Should a laparoscopy scar bother you? Is it normally painful? These are some of the question you might have in your mind. This article will not only explain the underlying causes of laparoscopic scars and break down the healing process, but also explain what often makes them painful and how you can ensure minimal risk of scarring.
What Is a Laparoscopy Procedure?
Also referred to as keyhole surgery – to suggest the small size of the incision involved – or minimally invasive surgery, laparoscopic surgery is a modern surgical technique that involves making small incisions of between 0.5 and 1.5 centimeters as opposed to the large incisions involved in the traditional open surgery.
TV monitors are usually used to display magnified images obtained from the point of surgery using a special instrument featuring a small tube, a camera and a source of light, called laparoscope. Laparoscopy surgery is usually used for abdominal and pelvic operations.
Laparoscopy Scar- Laparoscopic Surgery Scars
During laparoscopic surgery, one or more small incisions (cuts) are usually made in the abdomen through which the surgeon inserts the laparoscope, tiny surgical tools, and a small tube that is used to pump some gas (carbon dioxide) into the abdomen. Once through the surgeon then lets the gas out before stitching the incisions and applying a dressing.
The small size of laparoscopic surgery incisions also means not only minimal pain and bleeding after the procedure and shorter recovery time but also small laparoscopic surgery scars.
According to the Center for Pancreatic and Biliary Diseases of the University of Southern California, laparoscopic surgery can also involve “less internal scarring when the procedures are performed in a minimally invasive fashion compared to standard open surgery”.
Even then, the formation of scar tissue cannot be ruled out regardless of how minimally invasive the procedure is. As a matter of fact there is always the risk of formation of adhesions from the internal laparoscopic scar tissue, just as with open surgery. The risk is however lower for laparoscopic surgery compared to open surgery.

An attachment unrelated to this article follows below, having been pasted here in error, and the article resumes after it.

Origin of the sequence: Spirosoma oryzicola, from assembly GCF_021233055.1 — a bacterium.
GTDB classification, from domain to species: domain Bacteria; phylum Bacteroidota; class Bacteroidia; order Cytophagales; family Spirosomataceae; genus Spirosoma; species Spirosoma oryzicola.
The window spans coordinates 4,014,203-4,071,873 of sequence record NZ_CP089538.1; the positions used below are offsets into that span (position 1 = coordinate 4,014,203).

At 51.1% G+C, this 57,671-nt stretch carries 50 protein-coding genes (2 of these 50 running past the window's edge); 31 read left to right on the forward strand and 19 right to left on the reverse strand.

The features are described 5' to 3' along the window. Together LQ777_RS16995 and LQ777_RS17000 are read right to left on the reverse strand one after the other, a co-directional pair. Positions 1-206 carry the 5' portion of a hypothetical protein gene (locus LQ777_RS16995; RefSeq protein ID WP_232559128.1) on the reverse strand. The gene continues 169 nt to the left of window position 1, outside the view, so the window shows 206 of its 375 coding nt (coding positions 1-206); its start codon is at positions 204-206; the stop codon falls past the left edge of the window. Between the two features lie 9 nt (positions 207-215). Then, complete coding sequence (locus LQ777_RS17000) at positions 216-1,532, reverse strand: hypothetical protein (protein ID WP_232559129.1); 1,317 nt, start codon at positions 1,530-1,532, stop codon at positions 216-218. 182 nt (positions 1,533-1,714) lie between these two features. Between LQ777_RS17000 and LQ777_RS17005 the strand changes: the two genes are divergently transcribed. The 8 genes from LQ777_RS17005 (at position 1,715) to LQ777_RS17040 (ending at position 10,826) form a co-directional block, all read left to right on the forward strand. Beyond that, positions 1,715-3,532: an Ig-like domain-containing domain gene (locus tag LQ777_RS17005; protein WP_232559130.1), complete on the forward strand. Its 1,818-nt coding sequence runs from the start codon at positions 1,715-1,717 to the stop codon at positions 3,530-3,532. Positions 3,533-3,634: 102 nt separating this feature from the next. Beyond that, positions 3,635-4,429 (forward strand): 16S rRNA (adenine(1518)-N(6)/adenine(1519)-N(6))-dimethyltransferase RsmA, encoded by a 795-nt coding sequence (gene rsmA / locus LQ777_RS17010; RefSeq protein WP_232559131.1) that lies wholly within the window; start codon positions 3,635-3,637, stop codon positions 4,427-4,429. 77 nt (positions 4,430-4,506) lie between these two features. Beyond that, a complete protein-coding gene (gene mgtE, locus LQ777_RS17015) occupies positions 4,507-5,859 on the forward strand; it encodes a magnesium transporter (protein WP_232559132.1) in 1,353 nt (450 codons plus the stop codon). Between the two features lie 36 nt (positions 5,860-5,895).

Adhesions are a common occurrence after abdominal and pelvic procedures including laparoscopic surgery, but the risk of adhesion is relatively lower with laparoscopic surgery than with open surgery.
An adhesion is in simple terms an internal scar tissue that binds that attaches to the tissues surrounding it, sometimes binding the surfaces of two tissues or organs that are naturally not connected.
Laparoscopic scars will nevertheless improve over time, but if they bother you a year or more down the line, they can always be reduced using numerous options ranging from silicone sheets and creams to laser therapy, surgical revision e.g. punch excision, and dermabrasion, to subcision, steroid injection, and radiotherapy.
How to minimize the laparoscopic scar
You can minimize the chances of extensive scarring from laparoscopic surgery by observing the surgeon’s post-op guidelines to the letter in order to ensure no infection takes place and the wound heals smoothly, eating balanced diet, and protecting the scar from direct sunlight as it heals.